Cellular theories

Current literature permits only hypothetical formulation of the role of neurotransmitters in the cognitive manifestations of dehydration. Similarly, the cellular mechanisms involved in the cognitive manifestations of dehydration are yet to be objectively elucidated. Experimental models examining neuronal vulnerability to different acute insults suggest alternative theories of dehydration-related neurotoxicity.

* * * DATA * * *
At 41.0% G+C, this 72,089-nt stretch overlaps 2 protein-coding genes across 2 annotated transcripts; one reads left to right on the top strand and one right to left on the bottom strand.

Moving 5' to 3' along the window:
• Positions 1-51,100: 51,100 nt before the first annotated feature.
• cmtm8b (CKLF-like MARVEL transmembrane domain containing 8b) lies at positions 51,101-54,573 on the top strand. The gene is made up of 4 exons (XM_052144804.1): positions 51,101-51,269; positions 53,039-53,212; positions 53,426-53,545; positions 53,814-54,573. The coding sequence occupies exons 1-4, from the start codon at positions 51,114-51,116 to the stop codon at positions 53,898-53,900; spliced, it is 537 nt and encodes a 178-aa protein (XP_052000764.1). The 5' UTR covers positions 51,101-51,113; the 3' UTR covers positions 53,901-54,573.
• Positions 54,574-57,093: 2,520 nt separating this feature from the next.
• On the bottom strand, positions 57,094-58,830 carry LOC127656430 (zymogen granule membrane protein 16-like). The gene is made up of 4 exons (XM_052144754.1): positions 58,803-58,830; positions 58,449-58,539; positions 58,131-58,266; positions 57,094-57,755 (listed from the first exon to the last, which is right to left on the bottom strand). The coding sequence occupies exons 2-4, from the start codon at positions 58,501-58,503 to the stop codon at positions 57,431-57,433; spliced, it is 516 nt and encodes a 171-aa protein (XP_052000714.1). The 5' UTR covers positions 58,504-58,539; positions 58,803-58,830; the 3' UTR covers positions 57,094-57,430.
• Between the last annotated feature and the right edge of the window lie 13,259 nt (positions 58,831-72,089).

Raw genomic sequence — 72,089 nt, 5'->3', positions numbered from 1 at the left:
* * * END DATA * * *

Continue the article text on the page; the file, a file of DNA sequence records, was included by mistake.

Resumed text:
Regardless of the initiating insult, neuronal death tends to be initiated by pathological membrane depolarization that results in a critical accumulation of intracellular calcium (Lee et al, 1999). The precise chain of events as it relates to the particular insult is still unclear. In addition, the observation that neuronal subtypes differ in their degree of vulnerability to acute insults complicates this area of study even further (Haddad & Jiang, 1993). However, neuronal subtypes that are more vulnerable are more likely to be affected by milder insults. The striatum is one example of an extremely vulnerable region that serves as a convenient experimental model for the study of cellular response to injury (Calabresi et al, 2000). This has led to the development of several interesting theories. The energy deprivation theory is based on the effect of acute cellular injury in disrupting mitochondrial function. The resultant loss of ATP-dependent ionic segregation and subsequent failure to maintain the normal ionic gradient triggers inappropriate membrane depolarization. Consequently, voltage-dependent calcium channels are activated resulting in intracellular calcium accumulation and eventually neuronal death (Martin et al, 1994; Dimagl et al, 1999; Lee et al, 1999).